Searching for an identity in this wilderness: A comparative history of Black counter-identity movements in twentieth century America
Nelson, Eddie J.
AdvisorWeems, Robert E.
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This thesis examines three African American counter identity organizations that contributed distinct responses to the overt displays of White racism during the early twentieth century. Moreover, this thesis explores the historical context of African American identity and how it may influence the social movements of modern day. By utilizing comparative analysis as a tool to cross examine the Moorish Science Temple of America, the UNIA, and the Nation of Islam, considering their successes, failures, organizational structures, and message to Blacks of the inter-war period, this thesis concludes that there are two essential takeaways when considering these groups’ responses. First, the issue of Black identity was as relevant in early twentieth century America as it is in modern day. Second, these groups distinct responses to White racism during their time, paired with the manner in which they dealt with the issue of Black identity, not only contributes greatly to historiography; but may also serve as an important historical case study to the modern day Black social movements that are currently responding to the ongoing issue of White racism.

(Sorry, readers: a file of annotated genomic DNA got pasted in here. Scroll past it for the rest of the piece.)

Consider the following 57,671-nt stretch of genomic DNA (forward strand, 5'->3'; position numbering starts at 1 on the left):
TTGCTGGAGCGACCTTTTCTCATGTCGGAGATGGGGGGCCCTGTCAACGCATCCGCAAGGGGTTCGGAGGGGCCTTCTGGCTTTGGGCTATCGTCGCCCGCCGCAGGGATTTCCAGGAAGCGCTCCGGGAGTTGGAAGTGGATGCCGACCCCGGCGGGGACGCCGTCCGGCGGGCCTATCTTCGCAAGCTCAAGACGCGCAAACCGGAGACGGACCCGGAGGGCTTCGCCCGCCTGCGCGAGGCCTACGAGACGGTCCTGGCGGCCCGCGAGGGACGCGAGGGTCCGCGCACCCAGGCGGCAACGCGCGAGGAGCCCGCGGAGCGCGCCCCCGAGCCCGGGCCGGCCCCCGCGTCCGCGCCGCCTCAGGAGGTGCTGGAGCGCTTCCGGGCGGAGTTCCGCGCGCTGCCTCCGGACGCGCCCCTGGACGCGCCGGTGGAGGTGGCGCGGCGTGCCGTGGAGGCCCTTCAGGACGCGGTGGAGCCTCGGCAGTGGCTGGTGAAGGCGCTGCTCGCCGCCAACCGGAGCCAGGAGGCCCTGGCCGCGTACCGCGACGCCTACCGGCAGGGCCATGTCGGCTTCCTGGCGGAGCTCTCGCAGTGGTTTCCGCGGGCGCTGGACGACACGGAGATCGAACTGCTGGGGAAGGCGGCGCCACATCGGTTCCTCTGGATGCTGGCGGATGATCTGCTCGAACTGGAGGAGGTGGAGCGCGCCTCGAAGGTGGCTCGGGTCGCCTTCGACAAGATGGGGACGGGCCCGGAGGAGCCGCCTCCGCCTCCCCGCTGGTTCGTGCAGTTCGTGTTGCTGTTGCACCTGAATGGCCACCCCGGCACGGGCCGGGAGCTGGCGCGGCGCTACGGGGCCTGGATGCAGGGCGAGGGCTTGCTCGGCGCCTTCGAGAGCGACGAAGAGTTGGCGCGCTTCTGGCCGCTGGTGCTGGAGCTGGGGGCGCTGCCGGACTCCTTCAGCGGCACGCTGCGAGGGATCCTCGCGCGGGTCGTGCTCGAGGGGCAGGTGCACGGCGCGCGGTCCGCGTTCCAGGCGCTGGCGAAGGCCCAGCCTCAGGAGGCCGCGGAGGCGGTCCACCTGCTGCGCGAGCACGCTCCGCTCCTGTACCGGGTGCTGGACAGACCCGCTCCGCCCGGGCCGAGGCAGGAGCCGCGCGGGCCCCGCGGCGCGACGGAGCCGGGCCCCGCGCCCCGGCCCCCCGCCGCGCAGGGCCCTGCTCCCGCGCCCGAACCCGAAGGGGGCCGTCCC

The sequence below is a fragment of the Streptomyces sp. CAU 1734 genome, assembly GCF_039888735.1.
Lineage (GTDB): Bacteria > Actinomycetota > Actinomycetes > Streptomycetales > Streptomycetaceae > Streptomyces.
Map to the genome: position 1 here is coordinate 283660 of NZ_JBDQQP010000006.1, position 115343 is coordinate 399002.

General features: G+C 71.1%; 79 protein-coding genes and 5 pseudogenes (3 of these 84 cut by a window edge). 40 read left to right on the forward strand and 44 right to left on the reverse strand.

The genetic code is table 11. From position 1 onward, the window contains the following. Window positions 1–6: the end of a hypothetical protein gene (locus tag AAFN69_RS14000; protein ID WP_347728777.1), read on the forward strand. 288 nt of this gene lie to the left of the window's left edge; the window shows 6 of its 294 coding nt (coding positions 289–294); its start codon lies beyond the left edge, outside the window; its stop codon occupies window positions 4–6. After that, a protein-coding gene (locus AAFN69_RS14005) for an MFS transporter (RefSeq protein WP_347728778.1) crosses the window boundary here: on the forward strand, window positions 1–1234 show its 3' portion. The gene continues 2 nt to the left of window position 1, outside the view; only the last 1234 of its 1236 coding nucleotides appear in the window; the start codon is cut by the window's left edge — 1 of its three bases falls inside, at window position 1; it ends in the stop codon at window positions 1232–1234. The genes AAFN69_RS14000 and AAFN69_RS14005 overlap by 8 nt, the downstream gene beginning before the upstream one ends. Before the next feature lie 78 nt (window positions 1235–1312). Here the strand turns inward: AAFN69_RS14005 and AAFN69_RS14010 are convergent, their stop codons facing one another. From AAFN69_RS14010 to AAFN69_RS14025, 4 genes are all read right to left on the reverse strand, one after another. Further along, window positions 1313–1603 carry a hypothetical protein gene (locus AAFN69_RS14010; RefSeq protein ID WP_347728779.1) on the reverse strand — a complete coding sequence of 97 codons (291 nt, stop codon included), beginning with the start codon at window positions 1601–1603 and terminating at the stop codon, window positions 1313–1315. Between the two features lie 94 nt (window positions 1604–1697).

Thesis (M.A.)-- Wichita State University, College of Liberal Arts and Sciences, Dept. of History